Modern vs. conventional construction in Uruguay

Friends are buying a lot and want to build a rental house. Recently they visited a construction expo in Montevideo and became fascinated with prefabricated houses imported from Australia. Today we went with them to view a couple of them.

The prefab house in the foreground is built to the same plans as the single-brick house in the background. The one in the foreground is less than a month into construction, and will be complete in less than two months from start. The one in back took two years.

modern construction in Uruguay

Additionally, the prefab is extremely well insulated. The vertical wall elements are filled with flammable styrofoam, but isolated from one another. In other words, each is its own cell, so even if one caught fire inside, it would not easily spread. Meanwhile, in the “wet” (traditional) construction house, which has never been occupied, the excessive moisture and lack of ventilation has created (typical) mold problems. Again, before people have even been living — and breathing — in that space.


I don’t have comparative costs, but two months versus two years, excellent insulation versus no insulation and moisture problems — should be a no-brainer, eh? Well, there’s something lacking in the warm-and-fuzzy department in the interiors of the prefabs.

Interior, prefab house, Uruguay

The “wood” floor doesn’t really remediate the shiny walls and industrial ceiling.

Interior, prefab house, Uruguay

And then the details ….

Interior detail, prefab house, Uruguay

In the end, though, you must consider that this is “cheap for rental” construction. This could be done with an impressive crown molding, but in this case the owner doesn’t give a shit (no offense, Joe). In fact, there’s supposed to be a video on their site, but I didn’t find it on a quick perusal (tonight’s pizza night; I’m on duty). One could easily do a lambriz (thin tongue and groove) ceiling which would be much more simpatico.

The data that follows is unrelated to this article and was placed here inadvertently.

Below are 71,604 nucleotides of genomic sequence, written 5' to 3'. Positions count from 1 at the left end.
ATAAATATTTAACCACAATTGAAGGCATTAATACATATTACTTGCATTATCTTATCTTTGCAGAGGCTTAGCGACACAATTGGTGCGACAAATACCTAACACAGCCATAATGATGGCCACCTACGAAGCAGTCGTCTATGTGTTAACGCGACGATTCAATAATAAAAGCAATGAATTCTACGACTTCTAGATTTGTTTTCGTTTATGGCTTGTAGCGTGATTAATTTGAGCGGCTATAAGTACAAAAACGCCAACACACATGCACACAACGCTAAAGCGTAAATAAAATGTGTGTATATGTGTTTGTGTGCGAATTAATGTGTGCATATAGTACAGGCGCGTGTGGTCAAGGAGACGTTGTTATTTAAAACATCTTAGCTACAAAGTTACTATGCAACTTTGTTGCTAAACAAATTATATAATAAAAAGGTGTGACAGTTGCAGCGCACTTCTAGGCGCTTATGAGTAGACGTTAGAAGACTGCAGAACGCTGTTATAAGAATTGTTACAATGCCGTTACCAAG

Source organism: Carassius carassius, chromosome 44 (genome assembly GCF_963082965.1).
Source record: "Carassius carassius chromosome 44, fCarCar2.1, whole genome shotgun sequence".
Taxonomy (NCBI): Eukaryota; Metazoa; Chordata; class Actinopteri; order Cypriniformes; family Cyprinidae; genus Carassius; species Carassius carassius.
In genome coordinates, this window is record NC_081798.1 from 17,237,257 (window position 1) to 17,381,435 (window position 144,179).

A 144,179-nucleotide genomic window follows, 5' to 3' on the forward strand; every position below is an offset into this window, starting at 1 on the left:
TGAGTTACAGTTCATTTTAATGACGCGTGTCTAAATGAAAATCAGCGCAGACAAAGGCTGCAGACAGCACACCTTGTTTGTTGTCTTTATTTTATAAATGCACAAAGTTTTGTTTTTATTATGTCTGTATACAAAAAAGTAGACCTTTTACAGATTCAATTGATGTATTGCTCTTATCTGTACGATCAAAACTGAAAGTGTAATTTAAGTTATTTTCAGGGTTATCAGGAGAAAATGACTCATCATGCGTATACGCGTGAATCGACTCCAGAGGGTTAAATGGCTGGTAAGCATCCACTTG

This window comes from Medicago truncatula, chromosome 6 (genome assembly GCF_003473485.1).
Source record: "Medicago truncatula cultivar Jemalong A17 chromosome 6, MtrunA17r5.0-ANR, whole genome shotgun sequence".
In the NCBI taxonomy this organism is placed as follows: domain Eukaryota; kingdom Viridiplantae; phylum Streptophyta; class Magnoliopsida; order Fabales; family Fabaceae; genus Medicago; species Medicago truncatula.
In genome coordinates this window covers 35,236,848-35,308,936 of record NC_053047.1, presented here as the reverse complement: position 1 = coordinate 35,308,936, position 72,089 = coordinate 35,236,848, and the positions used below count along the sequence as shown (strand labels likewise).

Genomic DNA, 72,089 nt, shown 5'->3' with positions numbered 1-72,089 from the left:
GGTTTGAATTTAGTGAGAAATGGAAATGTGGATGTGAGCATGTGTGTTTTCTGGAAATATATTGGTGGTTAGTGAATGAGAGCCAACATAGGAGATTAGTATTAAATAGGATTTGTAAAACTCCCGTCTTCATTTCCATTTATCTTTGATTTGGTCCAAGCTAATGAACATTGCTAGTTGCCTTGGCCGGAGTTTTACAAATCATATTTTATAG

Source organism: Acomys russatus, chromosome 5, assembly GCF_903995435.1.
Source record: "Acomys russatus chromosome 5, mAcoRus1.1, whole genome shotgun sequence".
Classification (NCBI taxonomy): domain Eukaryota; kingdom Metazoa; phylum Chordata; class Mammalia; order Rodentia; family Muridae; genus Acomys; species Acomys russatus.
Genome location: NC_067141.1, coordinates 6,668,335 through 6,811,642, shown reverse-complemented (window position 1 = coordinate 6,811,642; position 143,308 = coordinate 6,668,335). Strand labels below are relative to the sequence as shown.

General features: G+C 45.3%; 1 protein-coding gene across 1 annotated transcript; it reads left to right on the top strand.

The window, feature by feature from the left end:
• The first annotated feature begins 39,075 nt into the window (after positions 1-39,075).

You can make the walls much more attractive with textured paint. All a question of cost. Still, pretty exciting stuff.



4 Replies to “Modern vs. conventional construction in Uruguay”

    1. Not sure what you’re getting at. Builder’s supply places, barracas, are ubiquitous. But, as in Mexico where we lived, innovation is not a hard-wired concept. There’s little in the construction of the house we bought, for example, that would be surprising to my grandfather. But change is coming. In the last couple years, the first “Home Depot,” called Sodimac, opened in Carrasco (next to Montevideo, location of the airport). Many places have sprung up that make buildings with Isopanel, pretty much the same stuff but without end barriers for fire.

      Also steel framing (actually called steel framing, or construcción en seco) is catching on. That will be interesting to watch, given sheetrock (yeso, pronounced jeso), humidity, mold, and the reluctance of Uruguayans to heat their houses. To me it’s a recipe for disaster, but time will tell.

  1. …… can’t see any mold problem !!
    In Uruguay the call “this color” the “different shades of grey”.

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